• A new provision was inserted, allowing for the cancellation of voluntary GST registration for distinct individuals.

4.MSMEs (Micro, Small and Medium Enterprises) 

The Union Budget makes the following provisions for MSMEs:

  • Amendments will be made to allow NBFCs (Non-Banking Financial Corporations) to offer invoice financing to MSMEs. 

  • The Factor Regulation Act of 2011 will be amended during this year. 

  • Banks can offer subordinated debt to MSME under the Credit Guarantee Trust. This debt will be considered as quasi-equity. 

  • Financing of loans for MSMEs will be made easy with the launch of app-based lending.

5.Public Sector Banks 

The Union Budget makes the following provisions for public sector banks:

  • Robust mechanisms will be introduced to monitor the health of all commercial banks to ensure that the money of depositors is safe.


The Union Budget of 2020 aims to double the income of farmers by 2022. A budget of Rs. 2.83 lakh crores were allocated to the agriculture and allied activities sectors. It has proposed various steps, including:

  • Helping over 15 lakh farmers solarise their pump systems by connecting to solar grids. The government plans to provide 20 lakh farmers with solar water pumps. 

  • A target of raising the export of fisheries to Rs. 1 lakh crore by 2024 – 2025. 

  • Introduction of “KrishiUdaan” and “KisanRail” for seamless transportation of farm goods to the consumers. Indian Railways will have special refrigerated coaches for the transport of perishable foods and milk.

  • Increase in the coverage of artificial insemination up to 70%. 

  • Comprehensive measures to be introduced for 100-water stressed districts in the country. 

  • Agri-credit facility of Rs. 15 lakh crores is available for farmers for the FY 2020 – 21. 

  • SHGs (Self-help groups comprising women) to monitor village-level food storage schemes. 

  • The Krishi UDAN scheme will be made available on all national and international routes. 


  • Nearly 150 universities and other higher educational institutes in the country will start embedded courses that offer apprenticeship. Young engineers can intern at urban local bodies for up to a year. 

  • Specialized bridge courses to be introduced to enhance the skill sets of students looking to be employed overseas.

  • A total sum of Rs. 99,300 crores are earmarked for the education sector for the fiscal year 2020 – 21. An additional Rs. 3000 crores are allocated for enhancing the skills of students.

  • Ind-SAT will be conducted in various parts of Asia and Africa to attract students to study in India.

  • The top 100 higher education institutes in the country will offer fully-fledged online education programmes to benefit students from the lower strata of the economy.

  • A national forensic science university and a national police university is proposed to be set up. 


  • The deposit insurance coverage has been increased to Rs. 5 lakh per depositor. It was previously Rs. 1 lakh for every depositor.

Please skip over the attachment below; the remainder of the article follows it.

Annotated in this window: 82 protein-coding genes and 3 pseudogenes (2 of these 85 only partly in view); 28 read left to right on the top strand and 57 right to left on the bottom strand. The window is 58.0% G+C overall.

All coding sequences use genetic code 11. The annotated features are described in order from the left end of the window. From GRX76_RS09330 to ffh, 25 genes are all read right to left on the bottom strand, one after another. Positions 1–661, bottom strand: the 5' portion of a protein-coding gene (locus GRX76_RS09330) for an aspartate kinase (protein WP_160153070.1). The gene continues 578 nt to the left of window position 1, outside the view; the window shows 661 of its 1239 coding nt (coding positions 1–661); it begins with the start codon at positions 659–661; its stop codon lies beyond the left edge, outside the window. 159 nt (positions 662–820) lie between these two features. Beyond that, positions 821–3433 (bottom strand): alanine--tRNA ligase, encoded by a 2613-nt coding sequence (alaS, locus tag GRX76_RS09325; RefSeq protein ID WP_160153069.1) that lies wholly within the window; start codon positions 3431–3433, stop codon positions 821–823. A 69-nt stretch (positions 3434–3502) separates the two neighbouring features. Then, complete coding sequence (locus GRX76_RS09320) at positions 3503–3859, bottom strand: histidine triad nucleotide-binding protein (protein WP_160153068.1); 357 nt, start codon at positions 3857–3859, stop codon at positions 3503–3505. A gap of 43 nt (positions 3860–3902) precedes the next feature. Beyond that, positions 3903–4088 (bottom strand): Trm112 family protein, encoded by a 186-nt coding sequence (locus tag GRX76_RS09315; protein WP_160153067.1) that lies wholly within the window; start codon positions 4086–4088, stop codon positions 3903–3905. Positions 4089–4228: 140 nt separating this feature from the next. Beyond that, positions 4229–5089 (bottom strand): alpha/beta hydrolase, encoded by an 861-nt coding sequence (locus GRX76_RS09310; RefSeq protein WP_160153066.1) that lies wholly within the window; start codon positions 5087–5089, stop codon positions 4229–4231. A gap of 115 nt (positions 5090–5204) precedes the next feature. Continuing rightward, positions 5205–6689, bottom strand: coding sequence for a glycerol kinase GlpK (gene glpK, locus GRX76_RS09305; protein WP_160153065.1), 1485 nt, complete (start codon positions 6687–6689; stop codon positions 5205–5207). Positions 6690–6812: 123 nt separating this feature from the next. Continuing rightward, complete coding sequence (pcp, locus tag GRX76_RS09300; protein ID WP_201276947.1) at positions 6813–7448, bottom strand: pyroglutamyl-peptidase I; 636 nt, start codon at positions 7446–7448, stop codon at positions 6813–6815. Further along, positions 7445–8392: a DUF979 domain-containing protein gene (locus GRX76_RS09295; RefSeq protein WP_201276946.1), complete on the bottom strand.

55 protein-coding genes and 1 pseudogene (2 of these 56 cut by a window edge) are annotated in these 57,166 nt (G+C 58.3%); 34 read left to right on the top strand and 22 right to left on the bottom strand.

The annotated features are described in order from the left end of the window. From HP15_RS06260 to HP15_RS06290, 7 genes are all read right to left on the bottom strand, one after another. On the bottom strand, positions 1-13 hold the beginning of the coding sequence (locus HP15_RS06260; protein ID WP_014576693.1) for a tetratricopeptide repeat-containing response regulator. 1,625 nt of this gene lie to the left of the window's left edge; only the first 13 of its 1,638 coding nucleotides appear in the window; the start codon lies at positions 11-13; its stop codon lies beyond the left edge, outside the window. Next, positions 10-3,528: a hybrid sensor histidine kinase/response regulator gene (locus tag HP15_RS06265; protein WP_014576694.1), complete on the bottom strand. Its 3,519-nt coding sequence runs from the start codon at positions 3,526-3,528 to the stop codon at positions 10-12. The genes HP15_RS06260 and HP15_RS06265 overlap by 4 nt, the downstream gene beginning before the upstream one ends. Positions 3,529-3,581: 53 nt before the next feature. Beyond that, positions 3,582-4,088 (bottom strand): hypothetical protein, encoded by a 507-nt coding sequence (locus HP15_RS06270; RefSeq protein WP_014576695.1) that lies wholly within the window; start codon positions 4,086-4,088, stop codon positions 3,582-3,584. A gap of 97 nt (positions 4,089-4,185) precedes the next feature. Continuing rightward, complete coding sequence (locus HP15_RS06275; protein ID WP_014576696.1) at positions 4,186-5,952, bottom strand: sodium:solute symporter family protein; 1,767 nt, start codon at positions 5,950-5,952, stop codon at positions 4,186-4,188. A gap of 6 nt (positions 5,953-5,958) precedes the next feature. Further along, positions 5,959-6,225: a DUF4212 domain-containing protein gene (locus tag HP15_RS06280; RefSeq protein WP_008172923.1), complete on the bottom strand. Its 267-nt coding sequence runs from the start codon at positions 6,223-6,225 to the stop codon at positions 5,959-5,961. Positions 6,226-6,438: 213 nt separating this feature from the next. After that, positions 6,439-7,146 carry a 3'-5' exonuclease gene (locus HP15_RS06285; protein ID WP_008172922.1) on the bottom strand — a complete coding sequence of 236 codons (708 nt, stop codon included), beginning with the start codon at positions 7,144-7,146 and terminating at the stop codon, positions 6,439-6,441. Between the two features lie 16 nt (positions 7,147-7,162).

• A proposal was announced for selling the balance holding of the government in IDBI bank. 

  • The NPS Trust will be separated from PRFDAI. 

  • The eligibility cut-off for NBFCs to qualify for debt recovery under the SARFAESI Act to be reduced to loans of Rs. 50 lakhs or asset size of Rs. 100 crores. 

  • The government proposes to sell a percentage of its stake in LIC via public offerings. 

  • An amendment proposed to the Companies Act to decriminalise civil offences. 

9.Health and Sanitation 

  • Funds worth Rs. 69,000 crores were allocated to the health sector under this budget. Additionally, funds worth Rs. 12,300 crores were earmarked for Swachh Bharat. 

  • The PM Jan Arogya Yojana will include over 20,000 empanelled hospitals. 

  • The Jan AushadhiKendra will be expanded to all districts nation-wide by 2024. A plan to cover all hospitals under Ayushman Bharat by 2025. 

  • Besides waste management, the concerned departments will also focus on greywater and liquid water management. 

  • The “TB Harega Desh Jeetega” campaign to come to a conclusion by 2025. 

  • A proposal was introduced to set up multi-specialty hospitals in Tier-II and Tier-III cities under the PPP model (Public-Private-Partnership). 


The Union Budget of 2020 has earmarked Rs. 1.7 lakh crores to enhance transport infrastructure by 2021. Other announcements under this sector include:

  • The work on the Chennai-Bengaluru Expressway will commence soon. 

  • A national logistics policy will be introduced. 

  • Indian Railways will have a large solar power capacity. Nearly 27,000 km of rail lines will achieve electrification. 

  • The UDAN scheme will see the development of nearly 100 more airports across the country by 2024. 

  • The government plans to monetize 12 national highway lots by 2024.

  • A suburban rail project was proposed for Bengaluru at the cost of Rs. 18,600 crores.


The Union Budget of 2020 aims to boost the slump in the economy 

The major highlight of the Union Budget 2020 for the fiscal year 2020 – 21 is the optional new tax regime, aimed at simplifying income taxes. Besides, this budget has announced several revival packages for critical sectors like agriculture, infrastructure, education, healthcare, etc.